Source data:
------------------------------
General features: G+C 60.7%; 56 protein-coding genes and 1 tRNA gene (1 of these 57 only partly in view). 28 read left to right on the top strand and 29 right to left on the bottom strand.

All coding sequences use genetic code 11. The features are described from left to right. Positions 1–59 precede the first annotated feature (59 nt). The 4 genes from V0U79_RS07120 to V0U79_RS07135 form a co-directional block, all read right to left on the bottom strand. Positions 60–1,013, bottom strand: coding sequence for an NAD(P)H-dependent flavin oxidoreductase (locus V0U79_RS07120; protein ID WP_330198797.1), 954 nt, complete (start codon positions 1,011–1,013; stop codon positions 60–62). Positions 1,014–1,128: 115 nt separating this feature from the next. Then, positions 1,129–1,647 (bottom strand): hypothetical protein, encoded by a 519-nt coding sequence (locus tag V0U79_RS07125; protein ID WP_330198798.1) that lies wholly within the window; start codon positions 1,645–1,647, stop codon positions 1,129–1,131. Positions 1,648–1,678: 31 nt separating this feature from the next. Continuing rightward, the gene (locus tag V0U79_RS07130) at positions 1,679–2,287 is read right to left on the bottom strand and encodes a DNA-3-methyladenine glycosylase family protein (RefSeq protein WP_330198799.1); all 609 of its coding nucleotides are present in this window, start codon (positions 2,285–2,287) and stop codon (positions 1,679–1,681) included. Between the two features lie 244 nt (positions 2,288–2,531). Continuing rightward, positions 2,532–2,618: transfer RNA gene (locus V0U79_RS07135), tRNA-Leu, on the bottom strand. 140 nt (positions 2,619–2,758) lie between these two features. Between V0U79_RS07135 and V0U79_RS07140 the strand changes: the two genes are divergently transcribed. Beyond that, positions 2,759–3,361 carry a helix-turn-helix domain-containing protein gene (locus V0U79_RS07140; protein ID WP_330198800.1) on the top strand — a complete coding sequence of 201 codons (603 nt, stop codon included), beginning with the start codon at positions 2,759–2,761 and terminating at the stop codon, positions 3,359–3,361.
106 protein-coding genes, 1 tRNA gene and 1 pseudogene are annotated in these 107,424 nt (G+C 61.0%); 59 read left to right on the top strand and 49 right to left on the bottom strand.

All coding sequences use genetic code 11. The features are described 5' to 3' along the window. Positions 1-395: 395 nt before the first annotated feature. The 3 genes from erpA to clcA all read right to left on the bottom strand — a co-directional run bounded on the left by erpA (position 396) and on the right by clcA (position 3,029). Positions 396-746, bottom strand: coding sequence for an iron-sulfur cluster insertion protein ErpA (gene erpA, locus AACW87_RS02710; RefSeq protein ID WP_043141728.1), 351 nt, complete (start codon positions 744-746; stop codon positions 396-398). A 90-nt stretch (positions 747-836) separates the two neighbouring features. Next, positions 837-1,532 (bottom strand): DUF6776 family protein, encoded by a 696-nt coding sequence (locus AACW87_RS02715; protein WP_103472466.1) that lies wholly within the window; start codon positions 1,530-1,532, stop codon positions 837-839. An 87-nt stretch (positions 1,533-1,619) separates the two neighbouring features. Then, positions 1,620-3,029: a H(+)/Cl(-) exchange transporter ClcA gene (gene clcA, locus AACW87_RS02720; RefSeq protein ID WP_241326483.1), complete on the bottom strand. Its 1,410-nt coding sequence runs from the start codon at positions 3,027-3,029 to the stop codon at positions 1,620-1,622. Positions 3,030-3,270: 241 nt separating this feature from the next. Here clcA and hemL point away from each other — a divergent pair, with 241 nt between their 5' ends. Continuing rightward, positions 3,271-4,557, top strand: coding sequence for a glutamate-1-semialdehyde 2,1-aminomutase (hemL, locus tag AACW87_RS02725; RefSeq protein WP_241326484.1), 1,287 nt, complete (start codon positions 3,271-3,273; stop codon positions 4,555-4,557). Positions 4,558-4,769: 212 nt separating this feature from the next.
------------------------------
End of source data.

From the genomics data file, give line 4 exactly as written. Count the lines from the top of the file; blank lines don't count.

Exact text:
All coding sequences use genetic code 11. The features are described 5' to 3' along the window. Positions 1-395: 395 nt before the first annotated feature. The 3 genes from erpA to clcA all read right to left on the bottom strand — a co-directional run bounded on the left by erpA (position 396) and on the right by clcA (position 3,029). Positions 396-746, bottom strand: coding sequence for an iron-sulfur cluster insertion protein ErpA (gene erpA, locus AACW87_RS02710; RefSeq protein ID WP_043141728.1), 351 nt, complete (start codon positions 744-746; stop codon positions 396-398). A 90-nt stretch (positions 747-836) separates the two neighbouring features. Next, positions 837-1,532 (bottom strand): DUF6776 family protein, encoded by a 696-nt coding sequence (locus AACW87_RS02715; protein WP_103472466.1) that lies wholly within the window; start codon positions 1,530-1,532, stop codon positions 837-839. An 87-nt stretch (positions 1,533-1,619) separates the two neighbouring features. Then, positions 1,620-3,029: a H(+)/Cl(-) exchange transporter ClcA gene (gene clcA, locus AACW87_RS02720; RefSeq protein ID WP_241326483.1), complete on the bottom strand. Its 1,410-nt coding sequence runs from the start codon at positions 3,027-3,029 to the stop codon at positions 1,620-1,622. Positions 3,030-3,270: 241 nt separating this feature from the next. Here clcA and hemL point away from each other — a divergent pair, with 241 nt between their 5' ends. Continuing rightward, positions 3,271-4,557, top strand: coding sequence for a glutamate-1-semialdehyde 2,1-aminomutase (hemL, locus tag AACW87_RS02725; RefSeq protein WP_241326484.1), 1,287 nt, complete (start codon positions 3,271-3,273; stop codon positions 4,555-4,557). Positions 4,558-4,769: 212 nt separating this feature from the next.